Residents say county leaders responded slowly after owner of luxury properties along CR5 built roads without permits
The developer of a string of multimillion- dollar properties south of Ridgway has been ordered to halt construction after he built a series of private roads along the upper section of County Road 5 without obtaining the necessary permits from Ouray County.
County Road and Bridge Superintendent Ty Barger sent an email on Nov. 4 to Ken Juncker instructing him to abide by the county’s land use code, which requires developers to submit road construction plans from professional engineers and obtain permits from the county before building roads.
The email from Barger also suggests a private road that was built parallel to County Road 5 may not comply with the county’s visual impact regulations and may need to be redesigned or abandoned altogether and revegetated.
“The signatories to this letter agree to cooperatively work together in good faith to ensure all proper permitting, engineering, and impact fees, and other required county approvals,” the stop work agreement reads, adding that the county can issue a notice of violation or take other legal action if Two Pair LLC doesn’t make “reasonable good-faith progress” to obtain permits and pay impact fees.
Juncker is the registered agent for 2 Pair LLC, the owner of six 35-acre parcels at the far south end of County Road 5. Those parcels are part of a 660-acre swath of land known as Sneffels Vista Tracts, marketed for luxury housing. The other members of 2 Pair LLC, which formed in November 2022, are Juncker’s wife, Diane, and Leslie and Eric Musselmann of Montrose, according to Colorado secretary of state records. The Junckers own a home in Montrose but live in Evansville, Indiana.
The stop work agreement was signed on Nov. 4 by Barger and County Manager Connie Hunt, on Nov. 5 by County Attorney Leo Caselli and on Nov. 6 by Ken Juncker and Leslie Musselmann, who is a Realtor.
The stop work order came roughly two weeks after County Road 5 homeowner Eric Faust said he alerted the county about the illegal roads, and several months after he said county leaders knew there was interest in construction on the 210 acres owned by 2 Pair LLC. In an interview with the Plaindealer, Faust accused the county of dragging its feet in enforcing its own land use code and questioned why county leaders didn’t act sooner to stop the road construction and ensure the developer complied with the code.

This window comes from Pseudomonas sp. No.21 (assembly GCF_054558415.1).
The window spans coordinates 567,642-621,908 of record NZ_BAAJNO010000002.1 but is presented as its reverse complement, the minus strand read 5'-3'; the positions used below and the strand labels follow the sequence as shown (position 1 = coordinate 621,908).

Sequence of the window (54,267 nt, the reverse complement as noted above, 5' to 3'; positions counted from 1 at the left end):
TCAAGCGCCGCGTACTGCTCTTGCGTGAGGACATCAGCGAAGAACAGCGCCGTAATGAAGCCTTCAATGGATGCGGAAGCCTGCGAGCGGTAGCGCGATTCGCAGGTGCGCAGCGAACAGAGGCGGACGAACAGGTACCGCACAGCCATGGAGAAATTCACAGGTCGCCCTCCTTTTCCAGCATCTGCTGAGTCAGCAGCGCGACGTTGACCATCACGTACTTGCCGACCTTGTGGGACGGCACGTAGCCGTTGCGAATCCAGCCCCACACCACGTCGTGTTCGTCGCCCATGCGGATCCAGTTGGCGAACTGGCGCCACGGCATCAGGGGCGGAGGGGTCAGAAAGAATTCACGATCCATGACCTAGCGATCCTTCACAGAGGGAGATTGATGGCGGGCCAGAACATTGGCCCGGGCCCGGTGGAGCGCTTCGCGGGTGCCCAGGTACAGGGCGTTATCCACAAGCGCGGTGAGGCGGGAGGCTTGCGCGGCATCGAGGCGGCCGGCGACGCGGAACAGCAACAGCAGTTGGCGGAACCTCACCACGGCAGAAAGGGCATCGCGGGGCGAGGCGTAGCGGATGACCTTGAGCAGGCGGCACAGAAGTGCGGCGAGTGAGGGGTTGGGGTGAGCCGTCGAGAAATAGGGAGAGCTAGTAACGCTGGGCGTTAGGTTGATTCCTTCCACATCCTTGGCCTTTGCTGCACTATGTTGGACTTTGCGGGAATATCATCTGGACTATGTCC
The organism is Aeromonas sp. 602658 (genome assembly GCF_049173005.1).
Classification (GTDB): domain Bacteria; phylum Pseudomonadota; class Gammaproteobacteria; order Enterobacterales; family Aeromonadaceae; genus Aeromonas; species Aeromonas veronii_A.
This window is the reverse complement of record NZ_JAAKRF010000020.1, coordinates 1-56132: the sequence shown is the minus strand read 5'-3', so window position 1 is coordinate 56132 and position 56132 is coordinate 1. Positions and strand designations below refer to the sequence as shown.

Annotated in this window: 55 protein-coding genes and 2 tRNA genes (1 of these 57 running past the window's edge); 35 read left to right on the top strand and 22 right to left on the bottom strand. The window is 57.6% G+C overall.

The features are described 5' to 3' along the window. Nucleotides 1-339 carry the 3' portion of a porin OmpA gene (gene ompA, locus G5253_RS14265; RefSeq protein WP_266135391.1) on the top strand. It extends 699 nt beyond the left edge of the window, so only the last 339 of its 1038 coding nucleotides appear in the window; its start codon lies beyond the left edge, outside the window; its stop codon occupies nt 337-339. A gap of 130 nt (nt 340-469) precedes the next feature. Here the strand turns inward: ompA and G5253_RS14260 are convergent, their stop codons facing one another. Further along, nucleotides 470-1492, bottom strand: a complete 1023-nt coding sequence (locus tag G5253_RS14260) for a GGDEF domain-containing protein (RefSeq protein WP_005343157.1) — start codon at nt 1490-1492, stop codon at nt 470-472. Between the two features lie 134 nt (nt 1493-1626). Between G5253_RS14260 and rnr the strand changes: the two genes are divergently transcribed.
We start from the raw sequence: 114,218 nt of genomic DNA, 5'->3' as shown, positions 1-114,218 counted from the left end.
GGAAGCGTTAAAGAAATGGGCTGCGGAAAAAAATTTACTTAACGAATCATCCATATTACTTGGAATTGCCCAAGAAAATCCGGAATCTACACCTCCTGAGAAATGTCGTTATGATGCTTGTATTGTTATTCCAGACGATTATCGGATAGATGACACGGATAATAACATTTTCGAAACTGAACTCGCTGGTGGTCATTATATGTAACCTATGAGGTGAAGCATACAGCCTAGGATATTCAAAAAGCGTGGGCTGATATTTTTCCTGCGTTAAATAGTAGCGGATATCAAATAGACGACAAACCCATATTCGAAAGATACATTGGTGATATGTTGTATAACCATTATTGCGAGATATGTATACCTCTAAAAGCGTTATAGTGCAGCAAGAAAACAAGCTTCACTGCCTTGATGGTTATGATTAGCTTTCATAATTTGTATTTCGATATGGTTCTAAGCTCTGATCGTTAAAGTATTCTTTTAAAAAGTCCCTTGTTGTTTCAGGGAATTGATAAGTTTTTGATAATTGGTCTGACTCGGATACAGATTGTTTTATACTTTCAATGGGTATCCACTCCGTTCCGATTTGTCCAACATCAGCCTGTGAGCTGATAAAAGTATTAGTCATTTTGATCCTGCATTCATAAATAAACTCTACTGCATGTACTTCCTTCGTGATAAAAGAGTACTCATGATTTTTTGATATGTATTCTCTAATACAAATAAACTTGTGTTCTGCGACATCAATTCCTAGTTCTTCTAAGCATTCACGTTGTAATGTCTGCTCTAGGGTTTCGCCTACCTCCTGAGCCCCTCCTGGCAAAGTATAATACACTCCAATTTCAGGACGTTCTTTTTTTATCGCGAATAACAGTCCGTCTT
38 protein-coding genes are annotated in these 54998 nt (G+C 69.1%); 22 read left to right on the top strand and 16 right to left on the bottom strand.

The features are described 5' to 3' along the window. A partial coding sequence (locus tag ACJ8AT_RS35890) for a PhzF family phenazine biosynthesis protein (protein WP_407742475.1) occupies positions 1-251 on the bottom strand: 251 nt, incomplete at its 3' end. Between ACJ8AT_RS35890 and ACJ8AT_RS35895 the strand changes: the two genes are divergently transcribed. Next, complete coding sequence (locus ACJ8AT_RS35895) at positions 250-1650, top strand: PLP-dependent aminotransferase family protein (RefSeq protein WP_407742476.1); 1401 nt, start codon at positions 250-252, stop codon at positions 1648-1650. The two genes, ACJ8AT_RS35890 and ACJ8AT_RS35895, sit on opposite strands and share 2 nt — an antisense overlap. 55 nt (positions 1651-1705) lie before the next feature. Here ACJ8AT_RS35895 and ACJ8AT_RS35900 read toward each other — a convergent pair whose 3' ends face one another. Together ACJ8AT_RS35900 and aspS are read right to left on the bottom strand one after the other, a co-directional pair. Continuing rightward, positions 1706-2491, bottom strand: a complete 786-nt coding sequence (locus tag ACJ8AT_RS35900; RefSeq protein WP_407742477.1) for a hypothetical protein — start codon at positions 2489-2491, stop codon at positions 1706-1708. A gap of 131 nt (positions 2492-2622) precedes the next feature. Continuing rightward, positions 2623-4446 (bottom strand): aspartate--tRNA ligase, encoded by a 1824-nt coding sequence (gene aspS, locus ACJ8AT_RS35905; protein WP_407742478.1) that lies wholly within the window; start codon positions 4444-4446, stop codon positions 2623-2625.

“The county frustrated the living hell out of me because they didn’t seem to understand their own land use code, and they didn’t want to seem to exercise the control they had,” he said. “The issue is they had to very much be pursued by me to do what they’ve done now.” *** The upper end of County Road 5 leads to the Uncompahgre National Forest and scenic views of the Sneffels Range that makes visitors feel as though they can reach out and touch the 13,000- and 14,000-foot peaks.
The 660 acres had been held by the Phillips family for decades — until two years ago when the property was subdivided into 19 35-acre tracts. 2 Pair LLC purchased 6 of those 35-acre tracts in May for $5.5 million, county records show.
Faust said he and other County Road 5 property owners tried but couldn’t find a single buyer for the 660 acres who would place it under a conservation easement. After 2 Pair LLC purchased the property, Faust and other members of the Miller Mesa Road Association met with Juncker in June, when Faust said they learned Juncker planned to build a home for himself on one of the six lots and sell off the other five.
The road association grew out of a 2020 legal settlement in which upper County Road 5 landowners agreed to build the Miller Mesa Recreation Trail alongside County Road 5 in exchange for a maintenance agreement that allowed the road association to plow the road to access their homes in the winter past a county-owned locked gate. The agreement also allowed the county to continue to restrict public access on the road during the winter.
Faust said he and other landowners tried to impress upon Juncker how important Miller Mesa is to them, that others had purchased large tracts of land in recent years to stave off development. He said they also made clear they supported his rights to develop the property.
Juncker told members of the road association he wanted to make a donation to improve the upper portion of County Road 5 leading to 2 Pair LLC’s property, according to Faust. In addition to collecting a one-time $15,000 membership fee and $200 annual dues from landowners on upper County Road 5, the road association has secured about $360,000 in private donations to improve the upper portion of the road, Faust said.
The 210 acres owned by 2 Pair LLC are located a little more than two miles past the parking area for the Miller Mesa Recreation Trail. The property accesses County Road 5 at three separate locations.
Faust said he gave Juncker a quote to maintain the road adjacent to 2 Pair LLC’s property, and he said Juncker pursued his own quote, believing he could secure a lower bid. Faust said the road association pressed Juncker for that quote throughout the summer, but Juncker never provided it.
“The last communication we had was they were going to do what was in their best interests,” Faust said.